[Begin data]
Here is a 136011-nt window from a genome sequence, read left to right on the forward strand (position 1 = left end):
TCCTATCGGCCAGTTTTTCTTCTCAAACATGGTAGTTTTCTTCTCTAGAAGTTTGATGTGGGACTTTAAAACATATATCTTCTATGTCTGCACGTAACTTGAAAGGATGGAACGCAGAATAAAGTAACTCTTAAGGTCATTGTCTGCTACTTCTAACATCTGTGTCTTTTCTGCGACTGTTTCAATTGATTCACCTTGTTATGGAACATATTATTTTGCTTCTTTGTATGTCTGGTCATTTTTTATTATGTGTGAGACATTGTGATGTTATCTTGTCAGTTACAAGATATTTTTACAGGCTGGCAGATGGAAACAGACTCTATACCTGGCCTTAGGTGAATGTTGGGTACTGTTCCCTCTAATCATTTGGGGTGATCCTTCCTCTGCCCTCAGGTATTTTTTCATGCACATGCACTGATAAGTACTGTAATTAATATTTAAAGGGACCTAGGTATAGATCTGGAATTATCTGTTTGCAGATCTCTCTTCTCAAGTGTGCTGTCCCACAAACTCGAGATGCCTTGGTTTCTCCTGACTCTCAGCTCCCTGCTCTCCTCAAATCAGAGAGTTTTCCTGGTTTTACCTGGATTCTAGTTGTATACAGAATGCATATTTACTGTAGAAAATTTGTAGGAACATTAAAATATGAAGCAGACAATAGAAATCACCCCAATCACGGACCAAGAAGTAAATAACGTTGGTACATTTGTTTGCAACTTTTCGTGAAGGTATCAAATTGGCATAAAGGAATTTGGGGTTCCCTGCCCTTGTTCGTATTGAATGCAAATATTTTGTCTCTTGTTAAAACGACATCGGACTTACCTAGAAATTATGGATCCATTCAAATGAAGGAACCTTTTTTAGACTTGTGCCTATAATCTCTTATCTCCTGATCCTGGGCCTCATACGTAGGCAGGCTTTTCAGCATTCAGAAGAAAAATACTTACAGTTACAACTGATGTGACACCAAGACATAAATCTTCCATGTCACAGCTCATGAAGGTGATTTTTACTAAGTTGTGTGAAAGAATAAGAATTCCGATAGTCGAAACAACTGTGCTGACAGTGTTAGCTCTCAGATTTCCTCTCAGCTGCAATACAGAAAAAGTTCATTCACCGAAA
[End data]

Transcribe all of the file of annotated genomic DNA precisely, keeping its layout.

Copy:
Here is a 136011-nt window from a genome sequence, read left to right on the forward strand (position 1 = left end):
TCCTATCGGCCAGTTTTTCTTCTCAAACATGGTAGTTTTCTTCTCTAGAAGTTTGATGTGGGACTTTAAAACATATATCTTCTATGTCTGCACGTAACTTGAAAGGATGGAACGCAGAATAAAGTAACTCTTAAGGTCATTGTCTGCTACTTCTAACATCTGTGTCTTTTCTGCGACTGTTTCAATTGATTCACCTTGTTATGGAACATATTATTTTGCTTCTTTGTATGTCTGGTCATTTTTTATTATGTGTGAGACATTGTGATGTTATCTTGTCAGTTACAAGATATTTTTACAGGCTGGCAGATGGAAACAGACTCTATACCTGGCCTTAGGTGAATGTTGGGTACTGTTCCCTCTAATCATTTGGGGTGATCCTTCCTCTGCCCTCAGGTATTTTTTCATGCACATGCACTGATAAGTACTGTAATTAATATTTAAAGGGACCTAGGTATAGATCTGGAATTATCTGTTTGCAGATCTCTCTTCTCAAGTGTGCTGTCCCACAAACTCGAGATGCCTTGGTTTCTCCTGACTCTCAGCTCCCTGCTCTCCTCAAATCAGAGAGTTTTCCTGGTTTTACCTGGATTCTAGTTGTATACAGAATGCATATTTACTGTAGAAAATTTGTAGGAACATTAAAATATGAAGCAGACAATAGAAATCACCCCAATCACGGACCAAGAAGTAAATAACGTTGGTACATTTGTTTGCAACTTTTCGTGAAGGTATCAAATTGGCATAAAGGAATTTGGGGTTCCCTGCCCTTGTTCGTATTGAATGCAAATATTTTGTCTCTTGTTAAAACGACATCGGACTTACCTAGAAATTATGGATCCATTCAAATGAAGGAACCTTTTTTAGACTTGTGCCTATAATCTCTTATCTCCTGATCCTGGGCCTCATACGTAGGCAGGCTTTTCAGCATTCAGAAGAAAAATACTTACAGTTACAACTGATGTGACACCAAGACATAAATCTTCCATGTCACAGCTCATGAAGGTGATTTTTACTAAGTTGTGTGAAAGAATAAGAATTCCGATAGTCGAAACAACTGTGCTGACAGTGTTAGCTCTCAGATTTCCTCTCAGCTGCAATACAGAAAAAGTTCATTCACCGAAA